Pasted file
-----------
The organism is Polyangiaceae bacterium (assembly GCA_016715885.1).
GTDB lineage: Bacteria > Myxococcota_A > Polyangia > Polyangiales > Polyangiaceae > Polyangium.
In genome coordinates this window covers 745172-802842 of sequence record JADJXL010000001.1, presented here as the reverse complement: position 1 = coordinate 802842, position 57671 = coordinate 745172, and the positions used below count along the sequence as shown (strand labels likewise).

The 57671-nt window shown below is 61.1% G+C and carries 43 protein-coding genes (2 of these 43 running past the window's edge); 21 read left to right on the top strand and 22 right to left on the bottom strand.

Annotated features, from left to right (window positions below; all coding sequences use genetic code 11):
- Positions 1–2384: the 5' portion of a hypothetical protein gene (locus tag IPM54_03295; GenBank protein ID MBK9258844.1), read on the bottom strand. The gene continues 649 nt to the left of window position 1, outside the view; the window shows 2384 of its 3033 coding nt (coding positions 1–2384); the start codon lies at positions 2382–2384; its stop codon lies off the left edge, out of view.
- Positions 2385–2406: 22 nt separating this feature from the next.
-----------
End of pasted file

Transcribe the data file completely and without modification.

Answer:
The organism is Polyangiaceae bacterium (assembly GCA_016715885.1).
GTDB lineage: Bacteria > Myxococcota_A > Polyangia > Polyangiales > Polyangiaceae > Polyangium.
In genome coordinates this window covers 745172-802842 of sequence record JADJXL010000001.1, presented here as the reverse complement: position 1 = coordinate 802842, position 57671 = coordinate 745172, and the positions used below count along the sequence as shown (strand labels likewise).

The 57671-nt window shown below is 61.1% G+C and carries 43 protein-coding genes (2 of these 43 running past the window's edge); 21 read left to right on the top strand and 22 right to left on the bottom strand.

Annotated features, from left to right (window positions below; all coding sequences use genetic code 11):
- Positions 1–2384: the 5' portion of a hypothetical protein gene (locus tag IPM54_03295; GenBank protein ID MBK9258844.1), read on the bottom strand. The gene continues 649 nt to the left of window position 1, outside the view; the window shows 2384 of its 3033 coding nt (coding positions 1–2384); the start codon lies at positions 2382–2384; its stop codon lies off the left edge, out of view.
- Positions 2385–2406: 22 nt separating this feature from the next.